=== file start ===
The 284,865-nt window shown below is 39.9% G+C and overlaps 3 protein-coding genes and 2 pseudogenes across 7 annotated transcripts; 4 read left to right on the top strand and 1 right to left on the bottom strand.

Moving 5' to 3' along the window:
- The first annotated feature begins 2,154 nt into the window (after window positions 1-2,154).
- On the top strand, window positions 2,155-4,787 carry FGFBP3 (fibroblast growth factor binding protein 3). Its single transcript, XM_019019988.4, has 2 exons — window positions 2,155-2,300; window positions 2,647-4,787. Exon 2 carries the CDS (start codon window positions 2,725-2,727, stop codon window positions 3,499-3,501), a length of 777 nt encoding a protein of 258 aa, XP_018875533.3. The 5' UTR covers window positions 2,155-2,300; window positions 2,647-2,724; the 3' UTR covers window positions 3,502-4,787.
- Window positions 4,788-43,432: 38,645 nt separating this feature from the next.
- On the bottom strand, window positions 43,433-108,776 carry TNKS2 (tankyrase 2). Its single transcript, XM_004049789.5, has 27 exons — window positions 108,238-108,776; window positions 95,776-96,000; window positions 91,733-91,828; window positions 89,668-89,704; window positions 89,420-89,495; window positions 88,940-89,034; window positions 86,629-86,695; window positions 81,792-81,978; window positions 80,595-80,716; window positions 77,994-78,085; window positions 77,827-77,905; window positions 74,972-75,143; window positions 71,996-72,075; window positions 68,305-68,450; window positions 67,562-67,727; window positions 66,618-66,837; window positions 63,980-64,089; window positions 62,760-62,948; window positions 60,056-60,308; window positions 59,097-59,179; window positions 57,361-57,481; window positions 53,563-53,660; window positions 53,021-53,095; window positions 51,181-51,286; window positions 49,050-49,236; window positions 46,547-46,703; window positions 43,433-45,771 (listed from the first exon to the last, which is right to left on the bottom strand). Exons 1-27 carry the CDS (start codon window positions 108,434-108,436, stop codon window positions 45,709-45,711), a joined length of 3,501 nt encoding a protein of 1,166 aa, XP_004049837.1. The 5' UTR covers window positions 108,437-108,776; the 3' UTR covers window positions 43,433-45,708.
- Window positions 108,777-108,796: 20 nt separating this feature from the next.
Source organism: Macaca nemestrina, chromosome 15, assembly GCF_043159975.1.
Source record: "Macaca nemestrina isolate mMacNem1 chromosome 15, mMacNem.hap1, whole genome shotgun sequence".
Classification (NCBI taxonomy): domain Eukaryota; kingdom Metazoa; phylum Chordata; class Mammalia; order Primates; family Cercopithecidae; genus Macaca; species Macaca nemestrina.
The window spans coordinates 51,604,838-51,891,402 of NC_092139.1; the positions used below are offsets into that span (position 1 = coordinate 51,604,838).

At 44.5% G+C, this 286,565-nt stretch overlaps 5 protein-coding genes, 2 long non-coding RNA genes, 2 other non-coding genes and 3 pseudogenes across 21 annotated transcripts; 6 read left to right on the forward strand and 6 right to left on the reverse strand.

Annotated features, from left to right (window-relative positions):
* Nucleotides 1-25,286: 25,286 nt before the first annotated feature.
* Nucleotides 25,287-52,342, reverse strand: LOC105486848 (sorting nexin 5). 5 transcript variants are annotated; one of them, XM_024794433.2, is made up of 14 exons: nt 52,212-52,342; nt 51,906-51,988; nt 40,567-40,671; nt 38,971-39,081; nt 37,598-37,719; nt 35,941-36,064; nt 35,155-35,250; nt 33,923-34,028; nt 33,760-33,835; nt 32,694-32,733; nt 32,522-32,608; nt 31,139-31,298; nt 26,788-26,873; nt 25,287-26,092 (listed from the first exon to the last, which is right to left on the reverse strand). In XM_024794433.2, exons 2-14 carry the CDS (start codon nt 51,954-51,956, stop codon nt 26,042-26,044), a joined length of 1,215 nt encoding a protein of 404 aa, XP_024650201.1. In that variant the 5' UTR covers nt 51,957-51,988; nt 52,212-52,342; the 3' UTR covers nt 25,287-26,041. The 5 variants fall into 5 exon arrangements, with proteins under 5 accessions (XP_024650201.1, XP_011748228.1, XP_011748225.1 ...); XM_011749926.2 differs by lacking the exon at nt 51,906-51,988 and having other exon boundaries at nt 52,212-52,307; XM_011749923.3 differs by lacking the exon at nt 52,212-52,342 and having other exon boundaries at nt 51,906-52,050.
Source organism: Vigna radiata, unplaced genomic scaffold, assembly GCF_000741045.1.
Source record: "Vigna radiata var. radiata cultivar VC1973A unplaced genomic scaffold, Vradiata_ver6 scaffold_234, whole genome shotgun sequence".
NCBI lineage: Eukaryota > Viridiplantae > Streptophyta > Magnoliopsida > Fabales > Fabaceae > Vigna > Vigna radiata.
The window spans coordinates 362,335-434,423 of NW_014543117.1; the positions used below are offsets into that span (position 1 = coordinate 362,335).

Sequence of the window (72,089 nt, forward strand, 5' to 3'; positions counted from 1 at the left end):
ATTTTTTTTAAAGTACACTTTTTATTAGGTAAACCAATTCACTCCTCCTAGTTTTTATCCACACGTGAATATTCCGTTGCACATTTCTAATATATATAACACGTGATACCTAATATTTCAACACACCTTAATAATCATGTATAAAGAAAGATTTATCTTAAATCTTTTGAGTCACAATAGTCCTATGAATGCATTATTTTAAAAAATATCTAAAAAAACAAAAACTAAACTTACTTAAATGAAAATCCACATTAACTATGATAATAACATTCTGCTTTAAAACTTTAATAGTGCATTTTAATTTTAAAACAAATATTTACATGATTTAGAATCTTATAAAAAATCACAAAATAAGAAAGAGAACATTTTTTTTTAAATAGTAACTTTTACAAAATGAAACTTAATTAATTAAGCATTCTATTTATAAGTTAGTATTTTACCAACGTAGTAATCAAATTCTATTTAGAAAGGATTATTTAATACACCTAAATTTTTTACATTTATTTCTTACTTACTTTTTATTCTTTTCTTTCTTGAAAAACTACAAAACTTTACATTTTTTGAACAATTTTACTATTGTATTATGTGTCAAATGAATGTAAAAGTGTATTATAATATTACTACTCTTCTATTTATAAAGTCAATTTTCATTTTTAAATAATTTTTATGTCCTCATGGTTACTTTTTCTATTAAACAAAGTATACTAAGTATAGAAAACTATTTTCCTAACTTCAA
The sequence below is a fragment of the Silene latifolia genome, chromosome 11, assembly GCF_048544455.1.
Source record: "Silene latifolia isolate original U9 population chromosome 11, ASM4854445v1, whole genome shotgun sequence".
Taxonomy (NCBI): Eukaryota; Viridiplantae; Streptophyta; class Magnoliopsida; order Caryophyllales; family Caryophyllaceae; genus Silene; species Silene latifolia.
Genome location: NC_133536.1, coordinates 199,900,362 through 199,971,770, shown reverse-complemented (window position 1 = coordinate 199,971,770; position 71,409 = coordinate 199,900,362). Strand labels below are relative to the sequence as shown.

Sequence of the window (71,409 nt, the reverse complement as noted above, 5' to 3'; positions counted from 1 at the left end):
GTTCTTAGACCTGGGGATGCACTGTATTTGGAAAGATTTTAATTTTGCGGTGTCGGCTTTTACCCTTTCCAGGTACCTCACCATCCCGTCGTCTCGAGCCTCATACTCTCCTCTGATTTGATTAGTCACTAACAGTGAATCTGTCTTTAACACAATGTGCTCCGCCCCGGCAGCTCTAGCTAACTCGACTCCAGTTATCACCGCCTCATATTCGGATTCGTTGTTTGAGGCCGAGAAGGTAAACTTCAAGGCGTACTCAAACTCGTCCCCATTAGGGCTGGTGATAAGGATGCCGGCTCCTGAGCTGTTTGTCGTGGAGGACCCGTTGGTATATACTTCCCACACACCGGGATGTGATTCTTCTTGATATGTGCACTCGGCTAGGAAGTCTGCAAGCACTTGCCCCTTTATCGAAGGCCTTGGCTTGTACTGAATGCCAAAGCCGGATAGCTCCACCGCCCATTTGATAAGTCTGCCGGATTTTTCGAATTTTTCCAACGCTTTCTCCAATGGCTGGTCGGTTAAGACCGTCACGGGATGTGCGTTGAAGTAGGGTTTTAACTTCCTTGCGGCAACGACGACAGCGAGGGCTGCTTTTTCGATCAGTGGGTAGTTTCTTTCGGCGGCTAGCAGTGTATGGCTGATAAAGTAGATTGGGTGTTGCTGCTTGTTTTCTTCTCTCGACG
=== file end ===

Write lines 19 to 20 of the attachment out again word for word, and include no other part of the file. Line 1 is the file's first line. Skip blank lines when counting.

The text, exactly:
The window spans coordinates 362,335-434,423 of NW_014543117.1; the positions used below are offsets into that span (position 1 = coordinate 362,335).

Sequence of the window (72,089 nt, forward strand, 5' to 3'; positions counted from 1 at the left end):